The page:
Cast your mind back to pre-pandemic times – the volume of maintenance work for the water industry was a story of backlogs, high levels of reactive demand and not enough technicians available. Planning and scheduling teams were trying to balance demand with patchy data and often erroneous information.
Once the pandemic hit, there was an instant loss of capacity in an already overstretched workforce. Initial confusion around key worker status, shielding and isolation as well as how crews should socially distance in the cab of a vehicle resulted in reduced resource availability.
Teams scrabbling to cover larger geographical areas increased their travel time leading to an even shorter window of time to complete their jobs and tasks. Add increased health and safety requirements into the mix and the delays mount further. This made an already difficult situation much harder.
Surely this resulted in a sudden and widespread deterioration in the asset base? Actually no.
The big Covid experiment
The unexpected global health crisis led to the lowest number of site visits and maintenance interventions on the network for many, many years. In fact, so unusual was the situation it was possible to see what would actually happen if there was a significant reduction in:
Bizarre as it may sound, the answer for many water companies was improved performance from increased stability and reliability.
Water companies saw increases in the number of jobs completed per day by their maintenance crews. With site process performance stabilising at the same time. This was despite teams covering larger areas to make up for absences. Could this mean that in some way our interventions are harming the operations?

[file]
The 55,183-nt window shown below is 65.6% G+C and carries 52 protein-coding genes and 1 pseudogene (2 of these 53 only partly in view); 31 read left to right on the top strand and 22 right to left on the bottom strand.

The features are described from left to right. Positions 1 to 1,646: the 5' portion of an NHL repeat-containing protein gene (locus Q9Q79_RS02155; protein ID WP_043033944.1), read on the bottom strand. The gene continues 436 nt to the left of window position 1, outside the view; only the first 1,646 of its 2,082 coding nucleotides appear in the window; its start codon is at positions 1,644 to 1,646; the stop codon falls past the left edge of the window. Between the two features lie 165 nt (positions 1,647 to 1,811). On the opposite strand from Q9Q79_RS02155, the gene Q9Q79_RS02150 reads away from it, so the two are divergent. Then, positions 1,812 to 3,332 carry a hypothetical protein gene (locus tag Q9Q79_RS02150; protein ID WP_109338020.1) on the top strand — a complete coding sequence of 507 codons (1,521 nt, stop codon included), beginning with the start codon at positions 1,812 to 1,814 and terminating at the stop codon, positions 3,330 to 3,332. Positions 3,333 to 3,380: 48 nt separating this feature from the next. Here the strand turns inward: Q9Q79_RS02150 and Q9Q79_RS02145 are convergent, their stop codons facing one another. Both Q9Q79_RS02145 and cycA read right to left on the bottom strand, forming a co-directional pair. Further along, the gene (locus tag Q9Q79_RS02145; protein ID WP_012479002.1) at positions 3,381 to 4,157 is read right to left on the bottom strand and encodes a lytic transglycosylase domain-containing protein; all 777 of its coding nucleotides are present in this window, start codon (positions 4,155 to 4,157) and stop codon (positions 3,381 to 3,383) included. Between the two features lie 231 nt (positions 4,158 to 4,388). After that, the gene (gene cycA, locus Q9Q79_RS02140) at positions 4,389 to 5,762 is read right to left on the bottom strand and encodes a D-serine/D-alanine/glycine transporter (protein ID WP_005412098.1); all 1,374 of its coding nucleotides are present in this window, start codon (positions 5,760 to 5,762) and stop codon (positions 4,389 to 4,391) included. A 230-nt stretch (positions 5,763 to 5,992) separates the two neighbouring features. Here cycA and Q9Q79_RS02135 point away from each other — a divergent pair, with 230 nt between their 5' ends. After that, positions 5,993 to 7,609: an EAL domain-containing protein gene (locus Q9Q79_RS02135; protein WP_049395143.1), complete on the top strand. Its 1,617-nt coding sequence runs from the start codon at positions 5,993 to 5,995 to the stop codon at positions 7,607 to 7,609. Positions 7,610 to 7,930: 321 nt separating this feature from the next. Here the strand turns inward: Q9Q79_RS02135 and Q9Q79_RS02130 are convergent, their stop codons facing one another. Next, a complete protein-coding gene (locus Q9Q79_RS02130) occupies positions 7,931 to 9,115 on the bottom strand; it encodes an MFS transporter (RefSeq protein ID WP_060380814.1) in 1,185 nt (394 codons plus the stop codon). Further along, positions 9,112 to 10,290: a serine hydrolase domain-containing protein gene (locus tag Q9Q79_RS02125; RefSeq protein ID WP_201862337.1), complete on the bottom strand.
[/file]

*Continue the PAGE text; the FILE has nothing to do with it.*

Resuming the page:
If it ain’t broke, don’t fix it
In the early days of the pandemic many organisations shifted to prioritising reactive activities over preventative activity, fixing broken assets first to protect service. This has given us unique insight into the effectiveness of maintenance schedules.
Within the industry, preventative time-based maintenance regimes are often used to maintain asset condition. A predefined schedule is usually designed based on manufacturers recommended frequency and what the company can afford. This can result in an intervention on the assets when it’s not needed, and this intervention itself may increase the risk to the asset/process and result in failure.
Think about it this way. Undertaking invasive maintenance on a pump and checking the impeller is in good condition before putting it back together may be adding risk. What happens if it is put back together incorrectly and the seal fails, or a cable is damaged? The effort used to increase reliability may have introduced new risks that outweigh the benefits.
A new way forward
Many industries have moved away from time-based preventative maintenance strategies as they are simply too expensive and can introduce risk. Is it time the water industry considered a change?
Condition-based maintenance is an example of a strategy which uses specific condition-based data to determine when a maintenance intervention is required, rather than a theoretical plan. Using readily available, simple, low-cost technology, thanks to the rise of the industrial internet of things (IIOT) we can, for example, measure the pass forward flow of a pump to assess when its conditional has deteriorated. Suppose a maintenance intervention only takes place when deterioration is detected. In that case, there will be a step-change in the efficiency of scarce maintenance resources.
How often, if ever, do we have the chance to ask ourselves ‘will a massive reduction in maintenance result in an increase in asset failures’? If the answer is no, now is the time to consider if you have the right asset strategies in place to exploit new technology and low-cost automation to enable condition-based maintenance.
Learning the lessons from “calm Covid”
As we emerge from lockdown, we should take a moment to learn the lessons of the ‘calm’ of Covid. It is not only the assets that benefit from being left alone. Think about how to respect the time and attention of the frontline teams, so they are not ‘over-managed’ or distracted from the work they need to do.
A new way of working, and one that reduces risk, could be the big positive to come out of this year. But only if we read the signs, and seize this moment by taking bold action.
This article was first published in Utility Week in November 2020